JobKeeper payments will start rolling out from the first week of May, but many small business owners are still trying to understand what the scheme means for their own unique circumstances.
To help answer your (and our) most pressing questions, we spoke to Joanne Wynne from RSM Australia – a leading professional services firm delivering expertise on business best practice, technology and innovation in the financial and advisory sectors.
- How do businesses prove they have had a 30% downturn to a comparable period last year – especially those that aren’t ‘cash and carry’?
In order to be eligible to receive the JobKeeper payment for all fortnights from 30 March 2020, business owners must assess whether they meet the reduction in turnover. You can do this by comparing:
- GST turnover for March 2020 against GST turnover for March 2019;
- GST turnover for April 2020 against GST turnover for April 2019; or
- GST turnover for the quarter starting April 2020 against GST turnover for the quarter starting April 2019.
You can obtain your GST turnover for the 2019 comparable period from your accounting records (if you can’t easily locate these, ask your accountant to provide you with them). You can assess your turnover reduction on a monthly or quarterly basis – your turnover assessment period does not need to match your BAS period.
If you have not suffered the required reduction in turnover from March to June 2020 you may still be eligible for the JobKeeper payment in other months from July to September 2020.
We recommend you continue to review figures during these months to ensure you don’t miss out on any entitlements you may be eligible for.
- Is JobKeeper accessible for companies that have had to cut the hours of their employees – or is it only available to companies that have had to lay off/stand down staff entirely?
JobKeeper is accessible to all businesses that meet the eligibility criteria – it doesn’t matter whether you’ve had to cut your employees’ hours.
The critical points are that a) the employee is still employed by the business when JobKeeper is being claimed, and b) the employee was employed on 1 March 2020 and meets other eligibility criteria, such as being long-term casuals or residency requirements.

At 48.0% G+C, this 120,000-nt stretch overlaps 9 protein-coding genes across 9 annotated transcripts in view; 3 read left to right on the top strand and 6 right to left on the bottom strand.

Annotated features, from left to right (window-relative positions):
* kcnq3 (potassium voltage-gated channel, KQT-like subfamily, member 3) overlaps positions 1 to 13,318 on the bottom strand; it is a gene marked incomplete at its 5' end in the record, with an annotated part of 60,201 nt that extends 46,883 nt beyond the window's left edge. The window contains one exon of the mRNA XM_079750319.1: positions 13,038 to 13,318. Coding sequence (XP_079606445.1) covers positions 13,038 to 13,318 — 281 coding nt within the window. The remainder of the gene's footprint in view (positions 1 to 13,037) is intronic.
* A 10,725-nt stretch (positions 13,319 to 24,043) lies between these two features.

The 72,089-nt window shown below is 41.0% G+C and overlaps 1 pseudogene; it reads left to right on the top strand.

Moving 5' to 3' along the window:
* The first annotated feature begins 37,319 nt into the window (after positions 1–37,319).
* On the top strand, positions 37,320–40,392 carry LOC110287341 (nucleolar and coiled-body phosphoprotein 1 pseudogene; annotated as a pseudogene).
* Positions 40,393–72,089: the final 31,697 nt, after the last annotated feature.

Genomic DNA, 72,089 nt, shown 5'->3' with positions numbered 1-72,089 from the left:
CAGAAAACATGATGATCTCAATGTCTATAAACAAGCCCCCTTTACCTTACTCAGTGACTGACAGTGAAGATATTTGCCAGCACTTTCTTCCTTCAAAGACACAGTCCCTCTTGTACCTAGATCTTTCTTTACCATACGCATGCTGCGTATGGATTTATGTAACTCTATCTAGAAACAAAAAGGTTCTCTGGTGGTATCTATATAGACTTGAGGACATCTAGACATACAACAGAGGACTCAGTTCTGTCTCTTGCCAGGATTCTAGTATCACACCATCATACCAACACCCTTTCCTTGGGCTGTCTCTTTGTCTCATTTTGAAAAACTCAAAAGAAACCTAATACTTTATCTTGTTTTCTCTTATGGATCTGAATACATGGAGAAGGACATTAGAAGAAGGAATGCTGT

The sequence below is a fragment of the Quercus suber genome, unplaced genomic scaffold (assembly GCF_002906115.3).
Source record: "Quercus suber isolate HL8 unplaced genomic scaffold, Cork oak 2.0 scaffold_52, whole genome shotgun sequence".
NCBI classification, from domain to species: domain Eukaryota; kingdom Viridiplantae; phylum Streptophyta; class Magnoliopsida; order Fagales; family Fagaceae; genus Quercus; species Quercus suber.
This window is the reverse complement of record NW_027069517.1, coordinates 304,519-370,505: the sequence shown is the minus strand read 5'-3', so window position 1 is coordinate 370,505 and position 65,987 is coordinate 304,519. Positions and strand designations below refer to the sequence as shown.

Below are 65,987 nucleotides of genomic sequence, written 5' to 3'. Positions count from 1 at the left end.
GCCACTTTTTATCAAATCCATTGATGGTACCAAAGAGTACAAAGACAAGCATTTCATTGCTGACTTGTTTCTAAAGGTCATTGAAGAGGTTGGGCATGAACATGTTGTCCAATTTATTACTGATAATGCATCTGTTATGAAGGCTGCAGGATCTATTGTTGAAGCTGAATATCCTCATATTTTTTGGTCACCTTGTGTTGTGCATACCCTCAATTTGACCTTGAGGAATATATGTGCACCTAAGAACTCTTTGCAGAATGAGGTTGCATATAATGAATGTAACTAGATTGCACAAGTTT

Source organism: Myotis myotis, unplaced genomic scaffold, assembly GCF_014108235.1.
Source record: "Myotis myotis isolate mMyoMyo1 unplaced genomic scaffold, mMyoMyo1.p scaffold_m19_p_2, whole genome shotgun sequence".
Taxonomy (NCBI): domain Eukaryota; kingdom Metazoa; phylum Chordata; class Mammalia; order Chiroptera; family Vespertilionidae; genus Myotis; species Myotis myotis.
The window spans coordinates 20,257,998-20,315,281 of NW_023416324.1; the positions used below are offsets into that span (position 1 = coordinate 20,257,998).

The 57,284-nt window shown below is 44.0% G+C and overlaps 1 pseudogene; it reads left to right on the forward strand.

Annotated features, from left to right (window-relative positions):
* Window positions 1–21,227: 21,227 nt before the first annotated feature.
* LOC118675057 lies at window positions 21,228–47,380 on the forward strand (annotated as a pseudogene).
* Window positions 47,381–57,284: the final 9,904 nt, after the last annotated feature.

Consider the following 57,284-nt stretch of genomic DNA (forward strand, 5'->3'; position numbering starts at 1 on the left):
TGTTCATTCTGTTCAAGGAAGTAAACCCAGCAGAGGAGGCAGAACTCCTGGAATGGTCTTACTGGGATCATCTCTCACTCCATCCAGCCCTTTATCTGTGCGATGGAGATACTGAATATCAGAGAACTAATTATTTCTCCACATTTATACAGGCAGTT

- Do employed staff have to work any specific hours to receive the JobKeeper payment?
There is no minimum number of hours an employee must work to be eligible for the JobKeeper payment.
- Should business owners be paying their staff out of their own pocket until the ‘backpay’ JobKeeper payments come in? If so, what can they do if they are already in the red?
Yes, it is a requirement that employers pay their employee the $1,500 per fortnight prior to being reimbursed by the Government, even if you’re unsure if your business will receive the JobKeeper payment. While many businesses will struggle with this, the Government is allowing up to 8 May to make any catch up payments.
If your business is struggling for cash flow, you are encouraged to speak to your bank to arrange finance. Treasurer Josh Frydenberg recently announced that banks have agreed to set up a hotline for this very purpose. The hotline will be used to help businesses who need finance to fund the JobKeeper payment and the applications for such finance will be fast-tracked.
- Should sole traders be applying for JobKeeper or JobSeeker? If it depends on their circumstances, what are the main considerations?
Sole traders can apply for either JobKeeper or JobSeeker, however they can only receive one of the payments.
If, for example, your JobKeeper application is successful, then you need to advise Services Australia so you don’t receive the JobSeeker payment as well.
- Can an employer get an exemption from the 12-month casual ruling for one of their staff members (e.g. someone who had been employed for 11 months as at 1 March 2020)?
Unfortunately not. There is no discretion on this eligibility requirement.
- What if staff are working fewer hours than usual now – do they still get the full $1,500 amount or less?
Staff are to receive the full $1,500 per fortnight before tax. Even if they work fewer hours, they must still be paid the $1,500 JobKeeper payment.
Employers cannot keep the difference for themselves.
- Can we expect the JobKeeper payments to continue beyond the initial six-month period?
At this point there has been no discussion about extending the JobKeeper payment beyond the initial six-month period.
- Can employers use JobKeeper for just one or two employees, or do they have to include all eligible staff?
Employers must nominate all eligible staff. You cannot pick and choose who is able to claim the JobKeeper payment in your business.
- If an owner uses an independent contractor for ongoing work, can they use JobKeeper to pay them?
As an independent contractor is not an employee, they cannot qualify for the JobKeeper payment via their clients. As a result, if a business engages independent contractors, they will not receive the JobKeeper payment to assist in paying contractor fees.
An independent contractor, however, may qualify for the JobKeeper payment through their own contracting entity as an a ‘eligible business participant’, which includes sole traders, partnerships, trusts and companies.
Thank you to everyone who read our previous article on the JobKeeper payment scheme and posted questions and comments on our social channels. Hopefully some of the above answers have added clarity to your circumstances however, if you are still unsure about elements of the JobKeeper scheme, you can find a broader FAQ at the ATO’s Knowledge Base.